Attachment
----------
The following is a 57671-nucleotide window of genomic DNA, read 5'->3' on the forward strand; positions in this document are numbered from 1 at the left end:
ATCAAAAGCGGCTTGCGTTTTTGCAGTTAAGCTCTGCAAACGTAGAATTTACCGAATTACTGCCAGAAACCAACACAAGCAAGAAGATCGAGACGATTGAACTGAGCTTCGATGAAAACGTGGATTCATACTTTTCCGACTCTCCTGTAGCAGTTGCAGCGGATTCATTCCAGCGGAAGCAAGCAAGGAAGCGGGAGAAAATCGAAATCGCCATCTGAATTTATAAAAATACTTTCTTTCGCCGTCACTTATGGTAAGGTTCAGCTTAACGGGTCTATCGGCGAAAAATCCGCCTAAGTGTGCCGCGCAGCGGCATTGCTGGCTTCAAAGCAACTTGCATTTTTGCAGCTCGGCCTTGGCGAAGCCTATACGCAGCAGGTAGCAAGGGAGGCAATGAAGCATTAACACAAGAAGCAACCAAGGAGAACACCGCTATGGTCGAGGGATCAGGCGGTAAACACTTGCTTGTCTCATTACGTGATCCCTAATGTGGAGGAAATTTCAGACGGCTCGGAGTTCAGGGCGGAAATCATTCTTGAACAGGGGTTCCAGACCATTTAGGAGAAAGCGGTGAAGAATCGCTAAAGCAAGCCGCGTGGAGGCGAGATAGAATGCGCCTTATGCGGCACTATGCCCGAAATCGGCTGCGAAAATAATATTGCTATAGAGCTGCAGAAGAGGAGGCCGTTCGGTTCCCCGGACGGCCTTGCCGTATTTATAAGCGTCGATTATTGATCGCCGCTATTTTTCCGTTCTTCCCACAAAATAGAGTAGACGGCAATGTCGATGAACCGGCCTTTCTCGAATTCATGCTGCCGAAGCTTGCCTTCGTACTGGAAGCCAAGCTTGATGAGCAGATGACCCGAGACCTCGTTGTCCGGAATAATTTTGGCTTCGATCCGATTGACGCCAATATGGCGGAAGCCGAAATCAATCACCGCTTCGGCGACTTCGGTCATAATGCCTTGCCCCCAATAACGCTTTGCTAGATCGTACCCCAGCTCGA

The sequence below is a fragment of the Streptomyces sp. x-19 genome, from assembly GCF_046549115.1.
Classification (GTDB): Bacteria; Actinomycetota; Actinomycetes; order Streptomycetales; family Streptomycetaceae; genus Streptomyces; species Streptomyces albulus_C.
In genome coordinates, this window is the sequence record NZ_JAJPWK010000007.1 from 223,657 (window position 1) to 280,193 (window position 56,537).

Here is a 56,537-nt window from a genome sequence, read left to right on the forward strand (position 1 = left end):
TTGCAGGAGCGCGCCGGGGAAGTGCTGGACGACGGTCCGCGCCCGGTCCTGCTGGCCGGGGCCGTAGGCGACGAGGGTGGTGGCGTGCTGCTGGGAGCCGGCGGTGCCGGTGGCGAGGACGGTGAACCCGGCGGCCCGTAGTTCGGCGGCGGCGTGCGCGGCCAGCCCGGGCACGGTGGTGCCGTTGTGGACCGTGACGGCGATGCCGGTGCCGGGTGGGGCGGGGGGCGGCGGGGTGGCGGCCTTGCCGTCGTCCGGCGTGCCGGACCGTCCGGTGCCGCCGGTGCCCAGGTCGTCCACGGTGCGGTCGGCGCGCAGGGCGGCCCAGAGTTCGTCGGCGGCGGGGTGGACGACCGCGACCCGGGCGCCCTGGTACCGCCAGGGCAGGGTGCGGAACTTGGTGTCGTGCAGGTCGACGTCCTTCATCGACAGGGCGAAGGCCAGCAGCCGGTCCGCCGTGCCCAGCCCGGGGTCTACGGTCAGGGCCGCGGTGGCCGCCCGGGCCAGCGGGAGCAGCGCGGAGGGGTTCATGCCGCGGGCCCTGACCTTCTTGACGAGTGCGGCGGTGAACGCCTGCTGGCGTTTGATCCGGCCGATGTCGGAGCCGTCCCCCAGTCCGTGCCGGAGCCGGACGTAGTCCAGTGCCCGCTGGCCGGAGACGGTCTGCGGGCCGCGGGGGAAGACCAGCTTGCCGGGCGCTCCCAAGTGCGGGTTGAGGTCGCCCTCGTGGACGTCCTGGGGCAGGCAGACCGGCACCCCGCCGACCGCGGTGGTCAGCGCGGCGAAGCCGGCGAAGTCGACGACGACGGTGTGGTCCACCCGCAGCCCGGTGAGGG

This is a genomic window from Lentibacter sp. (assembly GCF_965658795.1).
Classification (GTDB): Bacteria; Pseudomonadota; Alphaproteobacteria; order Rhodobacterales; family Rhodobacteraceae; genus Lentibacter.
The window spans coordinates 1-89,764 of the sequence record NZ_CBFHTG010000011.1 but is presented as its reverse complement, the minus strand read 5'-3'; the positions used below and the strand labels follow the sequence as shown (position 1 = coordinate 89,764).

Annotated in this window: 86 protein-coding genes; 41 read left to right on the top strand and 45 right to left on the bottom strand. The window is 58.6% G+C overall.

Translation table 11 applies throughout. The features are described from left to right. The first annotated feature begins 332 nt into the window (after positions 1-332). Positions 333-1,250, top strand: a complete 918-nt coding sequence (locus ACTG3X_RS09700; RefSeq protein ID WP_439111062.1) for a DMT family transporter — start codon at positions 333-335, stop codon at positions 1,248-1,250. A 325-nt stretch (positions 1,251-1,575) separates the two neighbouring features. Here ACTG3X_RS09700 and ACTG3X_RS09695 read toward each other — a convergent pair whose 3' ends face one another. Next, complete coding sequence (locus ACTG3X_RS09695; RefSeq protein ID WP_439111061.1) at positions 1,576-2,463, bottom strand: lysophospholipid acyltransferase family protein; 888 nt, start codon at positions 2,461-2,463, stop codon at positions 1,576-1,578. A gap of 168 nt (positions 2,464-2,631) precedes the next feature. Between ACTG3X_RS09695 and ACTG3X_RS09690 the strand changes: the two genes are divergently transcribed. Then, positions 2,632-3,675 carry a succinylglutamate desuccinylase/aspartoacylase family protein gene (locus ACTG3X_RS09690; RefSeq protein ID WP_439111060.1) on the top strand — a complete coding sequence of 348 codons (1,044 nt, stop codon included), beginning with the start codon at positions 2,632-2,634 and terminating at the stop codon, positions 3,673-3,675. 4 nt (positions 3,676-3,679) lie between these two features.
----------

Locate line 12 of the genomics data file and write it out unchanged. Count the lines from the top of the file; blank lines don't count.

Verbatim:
Translation table 11 applies throughout. The features are described from left to right. The first annotated feature begins 332 nt into the window (after positions 1-332). Positions 333-1,250, top strand: a complete 918-nt coding sequence (locus ACTG3X_RS09700; RefSeq protein ID WP_439111062.1) for a DMT family transporter — start codon at positions 333-335, stop codon at positions 1,248-1,250. A 325-nt stretch (positions 1,251-1,575) separates the two neighbouring features. Here ACTG3X_RS09700 and ACTG3X_RS09695 read toward each other — a convergent pair whose 3' ends face one another. Next, complete coding sequence (locus ACTG3X_RS09695; RefSeq protein ID WP_439111061.1) at positions 1,576-2,463, bottom strand: lysophospholipid acyltransferase family protein; 888 nt, start codon at positions 2,461-2,463, stop codon at positions 1,576-1,578. A gap of 168 nt (positions 2,464-2,631) precedes the next feature. Between ACTG3X_RS09695 and ACTG3X_RS09690 the strand changes: the two genes are divergently transcribed. Then, positions 2,632-3,675 carry a succinylglutamate desuccinylase/aspartoacylase family protein gene (locus ACTG3X_RS09690; RefSeq protein ID WP_439111060.1) on the top strand — a complete coding sequence of 348 codons (1,044 nt, stop codon included), beginning with the start codon at positions 2,632-2,634 and terminating at the stop codon, positions 3,673-3,675. 4 nt (positions 3,676-3,679) lie between these two features.